The 2018 Dodge Challenger SRT Demon set the standard by which all other American muscle cars are judged and frankly, it seems unlikely that a factory-built Mustang or Camaro will ever come close to truly rivaling the 840-horsepower, 9-second Mopar monster. When you mentioned a Dodge Demon in most online groups today, most people will immediately think of the 2018 Challenger because that model has gotten so much attention in the past few years.
Many Mopar enthusiasts know that the Demon name was first used on a variant of the Dodge Dart back in 1971, but some people in the modern-model community are completely unaware that the Demon name had been used in the past. Also, even those who are familiar with the 1971 and 1972 Demon don’t know that when Dodge was first considering a name for their new fastback model, one of the considerations was “Beaver”. Rumor has it that when company executives learned that beaver was CB slang for a part of the female anatomy, they quickly moved onto other ideas.
The Dodge Beaver 340 – can you imagine that? We should all be glad that Demon beat out Beaver, although the headache that was created over the Demon name back in the 1970s proved to be too much, and the name was changed to Dart Sport.
The Original Dodge Demon
The “original” Dodge Dart Demon was introduced for the 1971 model year on the Chrysler Corporation A-Body platform, showcasing the identical fastback exterior styling of the 1970 Plymouth Duster. Although the Demon was built on the same chassis platform as the other 1971 Dart models, the fastback design offered improved aerodynamics, improved interior space and a more muscular look than the notchback style of the non-Demon Dart models. Since the two were so unique in their exterior forms, the Demon is rarely referred to as a Dart in casual conversation and most 1971 and 1972 Demon owners call them Demons, not Dart Demons.
The 1971 Dodge Demon was offered with four different engines – a pair of Slant 6 mills, a 318 cubic inch V8 and, of course, the 340 V8 which came as part of the legendary “Demon 340” package. Many people believe that the Demon was purely a performance model, but that was not the case. The 198 cubic inch base Slant 6 offered 105 horsepower and 180 lb-ft of torque while the 225 cubic inch option was slightly better at 110 horsepower and 215 lb-ft of torque. The volume V8, measuring 318 cubic inches, delivered 155 horsepower and 320 lb-ft of torque while the premium 340 was rated at 275 horsepower and 340 lb-ft of torque, although these engines are among the classic Chrysler performance engines which delivered better-than-advertised power.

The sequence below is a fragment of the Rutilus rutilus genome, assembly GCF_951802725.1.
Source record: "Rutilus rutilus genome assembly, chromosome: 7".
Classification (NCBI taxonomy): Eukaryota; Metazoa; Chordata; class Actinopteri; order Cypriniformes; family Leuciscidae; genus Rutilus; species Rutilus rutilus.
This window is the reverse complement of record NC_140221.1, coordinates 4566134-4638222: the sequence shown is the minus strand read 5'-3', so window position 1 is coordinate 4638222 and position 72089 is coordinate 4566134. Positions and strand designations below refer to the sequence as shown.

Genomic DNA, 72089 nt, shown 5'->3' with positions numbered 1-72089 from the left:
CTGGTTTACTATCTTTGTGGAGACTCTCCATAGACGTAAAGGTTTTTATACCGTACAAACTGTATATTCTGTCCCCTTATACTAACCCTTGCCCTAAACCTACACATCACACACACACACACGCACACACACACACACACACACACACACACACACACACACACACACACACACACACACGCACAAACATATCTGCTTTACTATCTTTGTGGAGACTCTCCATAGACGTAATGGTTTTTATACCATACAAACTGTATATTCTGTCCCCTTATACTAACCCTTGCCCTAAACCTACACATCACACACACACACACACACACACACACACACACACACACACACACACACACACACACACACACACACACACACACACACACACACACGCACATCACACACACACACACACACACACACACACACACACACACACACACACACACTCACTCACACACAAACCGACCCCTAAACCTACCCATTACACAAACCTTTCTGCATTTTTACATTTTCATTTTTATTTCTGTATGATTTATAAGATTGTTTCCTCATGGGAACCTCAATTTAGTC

In addition to the 340 V8, the 1971 Demon 340 came with a synchronized 3-speed manual transmission (a 3-speed automatic transmission was optional), dual exhaust, performance brakes, a Sure-Grip differential with 3.23 gears, a heavy duty Rallye suspension setup and E70X14 Goodyear Polyglas GT tires wrapped around 14-inch wheels. Of course, it also had unique badging with the little cartoon devil and, when applicable, the 340 engine callout.
Dodge sold around 130,000 Demons in 1971 and 1972, with around 20,000 of those being 340 models. Unfortunately, some religious organizations around the United States were outraged that Dodge was promoting devil worship with one of their vehicles, so after pressure from these groups, the automaker changed the name of the Demon to the Dart Sport for the 1973 model year.
The red Demon 340 shown here is my car, shown alongside my 2017 Challenger Hellcat for scale. It is a near-stock 1972 model with a 1971 grille, a custom Challenger T/A-style hood and aftermarket wheels. It also has a taillight panel badge that is mounted in the wrong place from the previous owner and sooner or later, I will get that moved to the right spot.
The 2007 Dodge Demon Concept
When Dodge was part of DaimlerChrysler, the Demon named was used for a concept sports car that first debuted at the 2007 Geneva Motor Show. It was a compact 2-door roadster with front engine, rear-wheel-drive layout powered by a 2.4-liter 4-cylinder engine that delivered just 172 horsepower and 165 lb-ft of torque. It was basically Dodge’s idea to battle the likes of the Mazda Miata and the Pontiac Solstice, but it never made it past the concept stage.
Of course, following the use of the 2007 concept, the Demon name would go unused until 2017, when the 2018 Dodge Challenger SRT Demon was introduced with 840 supercharged horsepower and the ability to run a 9-second quarter mile in stock form.